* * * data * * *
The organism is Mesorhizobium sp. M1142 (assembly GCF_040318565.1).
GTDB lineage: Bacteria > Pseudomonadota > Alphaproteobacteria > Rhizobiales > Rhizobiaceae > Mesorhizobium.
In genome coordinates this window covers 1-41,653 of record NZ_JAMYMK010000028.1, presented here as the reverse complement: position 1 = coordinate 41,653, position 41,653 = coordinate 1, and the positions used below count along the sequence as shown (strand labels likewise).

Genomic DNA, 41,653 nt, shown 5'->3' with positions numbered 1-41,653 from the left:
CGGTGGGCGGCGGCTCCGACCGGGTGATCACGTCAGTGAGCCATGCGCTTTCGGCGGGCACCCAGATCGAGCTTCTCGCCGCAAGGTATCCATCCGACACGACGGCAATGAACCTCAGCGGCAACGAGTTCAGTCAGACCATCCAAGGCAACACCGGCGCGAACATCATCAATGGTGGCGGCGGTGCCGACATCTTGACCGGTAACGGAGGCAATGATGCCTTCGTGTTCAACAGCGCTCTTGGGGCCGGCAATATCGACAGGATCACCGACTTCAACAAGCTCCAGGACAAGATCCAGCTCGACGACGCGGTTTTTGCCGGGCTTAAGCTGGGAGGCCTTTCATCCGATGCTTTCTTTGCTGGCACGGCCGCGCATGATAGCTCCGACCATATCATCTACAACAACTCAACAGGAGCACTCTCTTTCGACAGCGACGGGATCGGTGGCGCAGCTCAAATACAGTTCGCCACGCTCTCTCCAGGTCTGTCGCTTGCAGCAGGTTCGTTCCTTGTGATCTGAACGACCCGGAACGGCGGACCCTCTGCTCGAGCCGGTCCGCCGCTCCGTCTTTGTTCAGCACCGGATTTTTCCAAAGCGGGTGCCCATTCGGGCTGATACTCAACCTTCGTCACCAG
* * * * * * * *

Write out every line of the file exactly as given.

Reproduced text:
The organism is Mesorhizobium sp. M1142 (assembly GCF_040318565.1).
GTDB lineage: Bacteria > Pseudomonadota > Alphaproteobacteria > Rhizobiales > Rhizobiaceae > Mesorhizobium.
In genome coordinates this window covers 1-41,653 of record NZ_JAMYMK010000028.1, presented here as the reverse complement: position 1 = coordinate 41,653, position 41,653 = coordinate 1, and the positions used below count along the sequence as shown (strand labels likewise).

Genomic DNA, 41,653 nt, shown 5'->3' with positions numbered 1-41,653 from the left:
CGGTGGGCGGCGGCTCCGACCGGGTGATCACGTCAGTGAGCCATGCGCTTTCGGCGGGCACCCAGATCGAGCTTCTCGCCGCAAGGTATCCATCCGACACGACGGCAATGAACCTCAGCGGCAACGAGTTCAGTCAGACCATCCAAGGCAACACCGGCGCGAACATCATCAATGGTGGCGGCGGTGCCGACATCTTGACCGGTAACGGAGGCAATGATGCCTTCGTGTTCAACAGCGCTCTTGGGGCCGGCAATATCGACAGGATCACCGACTTCAACAAGCTCCAGGACAAGATCCAGCTCGACGACGCGGTTTTTGCCGGGCTTAAGCTGGGAGGCCTTTCATCCGATGCTTTCTTTGCTGGCACGGCCGCGCATGATAGCTCCGACCATATCATCTACAACAACTCAACAGGAGCACTCTCTTTCGACAGCGACGGGATCGGTGGCGCAGCTCAAATACAGTTCGCCACGCTCTCTCCAGGTCTGTCGCTTGCAGCAGGTTCGTTCCTTGTGATCTGAACGACCCGGAACGGCGGACCCTCTGCTCGAGCCGGTCCGCCGCTCCGTCTTTGTTCAGCACCGGATTTTTCCAAAGCGGGTGCCCATTCGGGCTGATACTCAACCTTCGTCACCAG